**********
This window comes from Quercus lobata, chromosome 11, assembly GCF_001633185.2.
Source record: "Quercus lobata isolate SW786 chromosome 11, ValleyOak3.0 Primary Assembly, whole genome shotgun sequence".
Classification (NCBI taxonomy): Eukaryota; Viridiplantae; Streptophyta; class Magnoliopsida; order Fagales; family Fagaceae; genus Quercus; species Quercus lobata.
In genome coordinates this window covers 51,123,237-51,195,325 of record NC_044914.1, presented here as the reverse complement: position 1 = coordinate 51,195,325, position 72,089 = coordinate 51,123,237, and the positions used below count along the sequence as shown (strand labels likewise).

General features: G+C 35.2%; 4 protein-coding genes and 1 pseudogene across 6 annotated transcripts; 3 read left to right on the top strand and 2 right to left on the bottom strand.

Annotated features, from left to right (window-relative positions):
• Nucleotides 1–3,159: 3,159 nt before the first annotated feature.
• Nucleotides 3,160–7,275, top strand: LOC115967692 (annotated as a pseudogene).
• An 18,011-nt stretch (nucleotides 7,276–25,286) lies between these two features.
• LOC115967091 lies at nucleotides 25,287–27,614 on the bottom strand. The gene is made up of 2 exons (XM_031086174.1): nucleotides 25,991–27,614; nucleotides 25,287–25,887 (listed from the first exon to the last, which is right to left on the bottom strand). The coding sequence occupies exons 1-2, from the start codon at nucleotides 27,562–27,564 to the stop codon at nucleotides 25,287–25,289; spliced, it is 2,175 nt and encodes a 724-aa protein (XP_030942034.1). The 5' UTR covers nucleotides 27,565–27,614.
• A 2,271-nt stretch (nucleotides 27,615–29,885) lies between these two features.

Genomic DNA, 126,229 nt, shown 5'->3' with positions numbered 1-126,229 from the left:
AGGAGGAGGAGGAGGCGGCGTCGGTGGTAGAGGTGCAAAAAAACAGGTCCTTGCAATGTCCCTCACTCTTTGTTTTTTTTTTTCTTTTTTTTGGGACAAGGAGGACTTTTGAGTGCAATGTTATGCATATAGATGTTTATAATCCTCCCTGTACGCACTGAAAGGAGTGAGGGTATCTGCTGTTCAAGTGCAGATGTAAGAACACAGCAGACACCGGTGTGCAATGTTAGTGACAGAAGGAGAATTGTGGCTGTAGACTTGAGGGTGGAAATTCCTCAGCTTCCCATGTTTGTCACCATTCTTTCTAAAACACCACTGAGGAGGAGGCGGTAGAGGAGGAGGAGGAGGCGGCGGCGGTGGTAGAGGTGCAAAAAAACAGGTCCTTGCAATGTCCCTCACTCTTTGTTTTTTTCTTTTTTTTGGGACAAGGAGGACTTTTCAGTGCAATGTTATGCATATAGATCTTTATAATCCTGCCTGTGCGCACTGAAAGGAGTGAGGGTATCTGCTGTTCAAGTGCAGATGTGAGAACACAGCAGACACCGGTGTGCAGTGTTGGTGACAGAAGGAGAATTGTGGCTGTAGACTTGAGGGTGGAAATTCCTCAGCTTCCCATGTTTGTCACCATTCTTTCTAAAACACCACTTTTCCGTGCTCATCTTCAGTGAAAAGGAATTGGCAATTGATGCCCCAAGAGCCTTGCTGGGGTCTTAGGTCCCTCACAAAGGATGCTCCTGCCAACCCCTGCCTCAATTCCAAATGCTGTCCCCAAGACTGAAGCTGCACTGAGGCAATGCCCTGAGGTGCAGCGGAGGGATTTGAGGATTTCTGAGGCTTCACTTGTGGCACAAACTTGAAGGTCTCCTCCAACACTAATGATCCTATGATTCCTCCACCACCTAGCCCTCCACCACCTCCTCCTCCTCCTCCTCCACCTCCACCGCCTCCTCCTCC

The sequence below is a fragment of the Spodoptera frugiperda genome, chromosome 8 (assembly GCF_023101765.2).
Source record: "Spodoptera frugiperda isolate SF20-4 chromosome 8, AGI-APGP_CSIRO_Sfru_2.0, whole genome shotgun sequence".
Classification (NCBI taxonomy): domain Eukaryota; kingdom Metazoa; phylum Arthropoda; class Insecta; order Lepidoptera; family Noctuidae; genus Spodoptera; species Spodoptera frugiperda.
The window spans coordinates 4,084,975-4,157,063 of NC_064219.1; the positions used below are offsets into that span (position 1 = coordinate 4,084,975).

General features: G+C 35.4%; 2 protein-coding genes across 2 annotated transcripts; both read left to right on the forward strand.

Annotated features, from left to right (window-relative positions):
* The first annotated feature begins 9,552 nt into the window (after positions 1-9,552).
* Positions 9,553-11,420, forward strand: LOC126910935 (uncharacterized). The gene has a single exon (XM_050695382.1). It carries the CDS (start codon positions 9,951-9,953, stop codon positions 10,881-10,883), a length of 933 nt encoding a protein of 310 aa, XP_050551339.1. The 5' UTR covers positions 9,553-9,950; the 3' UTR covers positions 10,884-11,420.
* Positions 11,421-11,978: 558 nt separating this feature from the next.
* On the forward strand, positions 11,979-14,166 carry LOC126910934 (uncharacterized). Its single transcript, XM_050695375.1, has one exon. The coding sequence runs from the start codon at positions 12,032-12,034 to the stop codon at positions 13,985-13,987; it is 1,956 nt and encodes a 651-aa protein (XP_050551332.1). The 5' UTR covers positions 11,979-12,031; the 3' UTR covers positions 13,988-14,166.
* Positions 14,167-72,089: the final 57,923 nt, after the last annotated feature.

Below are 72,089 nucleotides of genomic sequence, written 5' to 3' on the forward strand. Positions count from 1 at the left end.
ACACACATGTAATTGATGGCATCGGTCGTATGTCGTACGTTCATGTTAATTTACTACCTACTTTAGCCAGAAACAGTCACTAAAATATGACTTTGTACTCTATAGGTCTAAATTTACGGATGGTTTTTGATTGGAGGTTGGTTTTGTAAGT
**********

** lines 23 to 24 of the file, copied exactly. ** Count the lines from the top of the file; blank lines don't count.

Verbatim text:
* On the forward strand, positions 11,979-14,166 carry LOC126910934 (uncharacterized). Its single transcript, XM_050695375.1, has one exon. The coding sequence runs from the start codon at positions 12,032-12,034 to the stop codon at positions 13,985-13,987; it is 1,956 nt and encodes a 651-aa protein (XP_050551332.1). The 5' UTR covers positions 11,979-12,031; the 3' UTR covers positions 13,988-14,166.
* Positions 14,167-72,089: the final 57,923 nt, after the last annotated feature.